(Under forberedelse) Kommisjonsforordning om endring av vedlegg II til forordning (EF) nr. 1107/2009 med hensyn til kriteriene for godkjenning av aktiver stoffer som er mikroorganismer
(In preparation) Commission Regulation amending Annex II to Regulation (EC) No 1107/2009 as regards specific criteria for the approval of active substances that are micro-organisms
Utkast til forordning lagt fram av Kommisjonen 26.10.2021 med tilbakemeldingsfrist 23.11.2021
BAKGRUNN (fra kommisjonsutkastet, engelsk utgave)
(1) Regulation (EC) No 1107/2009 lays down, among others, rules for the procedure and criteria for the approval of active substances, safeners and synergists.
(2) The Farm to Fork Strategy for a fair, healthy and environmentally friendly food system of the Commission aims at reducing dependency on chemical plant protection products, including through facilitating the placing on the market of biological active substances such as micro-organisms. In order to reach those objectives, it is necessary to specify the approval criteria related to micro-organisms taking into account the most up-to-date scientific and technical knowledge, which has evolved significantly.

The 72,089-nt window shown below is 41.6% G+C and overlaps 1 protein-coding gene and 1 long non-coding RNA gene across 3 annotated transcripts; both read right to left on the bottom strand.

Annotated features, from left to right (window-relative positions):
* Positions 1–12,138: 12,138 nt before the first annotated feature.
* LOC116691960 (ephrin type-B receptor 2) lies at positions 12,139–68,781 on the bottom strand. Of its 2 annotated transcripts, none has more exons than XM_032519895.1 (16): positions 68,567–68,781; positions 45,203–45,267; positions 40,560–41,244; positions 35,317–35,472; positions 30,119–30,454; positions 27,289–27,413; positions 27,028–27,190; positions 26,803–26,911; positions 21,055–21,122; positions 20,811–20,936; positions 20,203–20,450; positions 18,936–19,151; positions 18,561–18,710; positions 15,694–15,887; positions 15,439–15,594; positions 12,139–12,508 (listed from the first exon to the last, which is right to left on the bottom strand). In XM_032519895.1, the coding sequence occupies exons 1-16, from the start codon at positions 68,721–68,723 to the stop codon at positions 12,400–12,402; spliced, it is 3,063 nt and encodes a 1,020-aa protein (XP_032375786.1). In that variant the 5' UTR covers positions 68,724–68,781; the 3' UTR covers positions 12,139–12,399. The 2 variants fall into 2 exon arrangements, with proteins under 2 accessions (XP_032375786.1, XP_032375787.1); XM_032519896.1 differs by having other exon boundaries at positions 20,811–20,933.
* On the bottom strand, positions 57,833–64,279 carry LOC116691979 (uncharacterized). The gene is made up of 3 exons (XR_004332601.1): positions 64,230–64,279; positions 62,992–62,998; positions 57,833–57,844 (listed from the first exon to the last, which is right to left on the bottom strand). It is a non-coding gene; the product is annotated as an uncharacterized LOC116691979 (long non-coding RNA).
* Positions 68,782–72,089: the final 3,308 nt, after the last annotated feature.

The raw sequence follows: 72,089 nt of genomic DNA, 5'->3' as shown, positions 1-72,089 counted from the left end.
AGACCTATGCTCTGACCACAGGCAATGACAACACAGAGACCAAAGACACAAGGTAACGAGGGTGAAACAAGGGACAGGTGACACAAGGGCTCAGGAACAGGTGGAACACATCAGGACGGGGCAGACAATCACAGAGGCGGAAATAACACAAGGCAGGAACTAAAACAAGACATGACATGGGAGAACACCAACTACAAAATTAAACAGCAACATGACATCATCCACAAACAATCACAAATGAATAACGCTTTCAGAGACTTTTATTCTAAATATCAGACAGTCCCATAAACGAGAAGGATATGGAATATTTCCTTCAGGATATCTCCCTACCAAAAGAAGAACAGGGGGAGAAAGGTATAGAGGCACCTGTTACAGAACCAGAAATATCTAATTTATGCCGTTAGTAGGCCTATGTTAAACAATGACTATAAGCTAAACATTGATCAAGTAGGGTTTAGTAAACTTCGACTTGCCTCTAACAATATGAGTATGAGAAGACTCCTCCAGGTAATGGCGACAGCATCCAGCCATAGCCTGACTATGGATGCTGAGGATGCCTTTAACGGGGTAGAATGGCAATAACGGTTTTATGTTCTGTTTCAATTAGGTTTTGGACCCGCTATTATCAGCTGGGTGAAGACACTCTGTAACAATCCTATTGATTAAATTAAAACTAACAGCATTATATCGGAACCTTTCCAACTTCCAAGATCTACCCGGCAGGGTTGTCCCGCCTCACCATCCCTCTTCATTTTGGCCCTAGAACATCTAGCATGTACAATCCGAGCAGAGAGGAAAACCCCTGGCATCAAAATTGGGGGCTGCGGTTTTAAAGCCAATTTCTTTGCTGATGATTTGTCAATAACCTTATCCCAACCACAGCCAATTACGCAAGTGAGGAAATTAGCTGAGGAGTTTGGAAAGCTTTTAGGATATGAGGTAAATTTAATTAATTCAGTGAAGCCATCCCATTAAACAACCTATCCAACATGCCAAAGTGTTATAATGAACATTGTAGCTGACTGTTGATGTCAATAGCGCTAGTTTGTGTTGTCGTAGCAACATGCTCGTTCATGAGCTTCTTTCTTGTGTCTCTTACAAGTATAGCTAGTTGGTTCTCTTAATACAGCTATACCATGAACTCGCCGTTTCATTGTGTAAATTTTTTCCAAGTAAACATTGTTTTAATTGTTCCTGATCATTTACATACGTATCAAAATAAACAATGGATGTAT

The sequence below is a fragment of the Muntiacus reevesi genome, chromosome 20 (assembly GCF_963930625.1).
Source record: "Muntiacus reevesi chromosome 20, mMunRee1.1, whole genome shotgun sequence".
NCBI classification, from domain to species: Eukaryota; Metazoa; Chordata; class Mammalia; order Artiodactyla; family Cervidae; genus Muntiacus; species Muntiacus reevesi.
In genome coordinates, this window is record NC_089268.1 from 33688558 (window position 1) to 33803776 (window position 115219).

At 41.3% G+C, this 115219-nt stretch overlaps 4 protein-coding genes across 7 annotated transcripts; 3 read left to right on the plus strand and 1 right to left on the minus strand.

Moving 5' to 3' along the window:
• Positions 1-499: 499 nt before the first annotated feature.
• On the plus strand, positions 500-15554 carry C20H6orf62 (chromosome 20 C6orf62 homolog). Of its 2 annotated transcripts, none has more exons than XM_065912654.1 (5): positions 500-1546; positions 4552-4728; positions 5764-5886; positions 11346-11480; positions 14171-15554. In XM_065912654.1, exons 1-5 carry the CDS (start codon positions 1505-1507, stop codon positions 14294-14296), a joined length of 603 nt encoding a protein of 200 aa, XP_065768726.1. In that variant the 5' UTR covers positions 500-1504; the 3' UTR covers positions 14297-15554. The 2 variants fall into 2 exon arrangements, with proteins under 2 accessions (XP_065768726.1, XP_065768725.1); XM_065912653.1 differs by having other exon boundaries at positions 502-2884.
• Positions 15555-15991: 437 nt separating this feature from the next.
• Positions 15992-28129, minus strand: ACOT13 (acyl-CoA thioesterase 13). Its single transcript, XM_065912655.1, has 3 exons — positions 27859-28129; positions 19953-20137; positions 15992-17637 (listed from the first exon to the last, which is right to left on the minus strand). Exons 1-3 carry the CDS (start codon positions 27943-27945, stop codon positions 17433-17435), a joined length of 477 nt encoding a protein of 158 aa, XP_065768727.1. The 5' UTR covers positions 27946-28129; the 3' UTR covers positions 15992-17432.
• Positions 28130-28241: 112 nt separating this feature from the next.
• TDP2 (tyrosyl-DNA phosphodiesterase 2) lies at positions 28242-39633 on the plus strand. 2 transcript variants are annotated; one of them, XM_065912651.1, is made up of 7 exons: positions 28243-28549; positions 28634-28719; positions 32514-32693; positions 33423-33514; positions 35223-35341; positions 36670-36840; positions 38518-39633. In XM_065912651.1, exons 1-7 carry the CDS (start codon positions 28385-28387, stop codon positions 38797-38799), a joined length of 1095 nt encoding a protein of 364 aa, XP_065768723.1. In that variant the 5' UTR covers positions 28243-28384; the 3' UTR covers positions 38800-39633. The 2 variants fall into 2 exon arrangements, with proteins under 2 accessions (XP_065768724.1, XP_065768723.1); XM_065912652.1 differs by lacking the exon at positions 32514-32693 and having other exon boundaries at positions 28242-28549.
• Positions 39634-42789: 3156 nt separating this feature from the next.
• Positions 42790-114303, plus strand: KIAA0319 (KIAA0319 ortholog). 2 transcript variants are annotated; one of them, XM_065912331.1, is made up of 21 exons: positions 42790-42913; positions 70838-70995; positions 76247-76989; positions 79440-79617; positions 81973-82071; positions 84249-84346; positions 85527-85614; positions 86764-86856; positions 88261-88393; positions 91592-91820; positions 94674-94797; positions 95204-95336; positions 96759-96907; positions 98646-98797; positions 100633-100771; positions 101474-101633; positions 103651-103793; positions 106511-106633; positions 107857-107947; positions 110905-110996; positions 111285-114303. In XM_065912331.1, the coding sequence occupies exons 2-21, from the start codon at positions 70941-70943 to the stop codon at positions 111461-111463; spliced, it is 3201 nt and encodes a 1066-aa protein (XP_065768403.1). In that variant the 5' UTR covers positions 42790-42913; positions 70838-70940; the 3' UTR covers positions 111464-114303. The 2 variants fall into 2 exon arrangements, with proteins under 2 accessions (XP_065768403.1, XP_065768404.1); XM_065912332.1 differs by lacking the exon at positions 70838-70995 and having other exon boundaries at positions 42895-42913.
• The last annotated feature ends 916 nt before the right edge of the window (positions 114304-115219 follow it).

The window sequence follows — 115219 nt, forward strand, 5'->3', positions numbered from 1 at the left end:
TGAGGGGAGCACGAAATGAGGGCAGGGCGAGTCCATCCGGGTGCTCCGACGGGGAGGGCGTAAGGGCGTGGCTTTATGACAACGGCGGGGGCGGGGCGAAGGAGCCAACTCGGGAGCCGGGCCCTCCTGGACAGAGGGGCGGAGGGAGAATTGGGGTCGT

(3) The existing procedures and criteria for the approval set out in Annex II to Regulation (EC) 1107/2009, which are used to assess whether active substances may have harmful effects on human health, animal health, or unacceptable effects on the environment, are referring to the properties of micro-organisms. Since micro-organisms are living organisms, a specific approach is needed compared to chemical substances, in order to also take into account the currently available scientific knowledge that has been gathered on the biology of micro-organisms, such as on their pathogenicity and infectivity, the possible production of metabolite(s) of concern and the capacity to transfer anti-microbial resistance genes to other micro-organisms which are pathogenic and occurring in European environments, potentially affecting the effectiveness of antimicrobials used in human and veterinary medicine.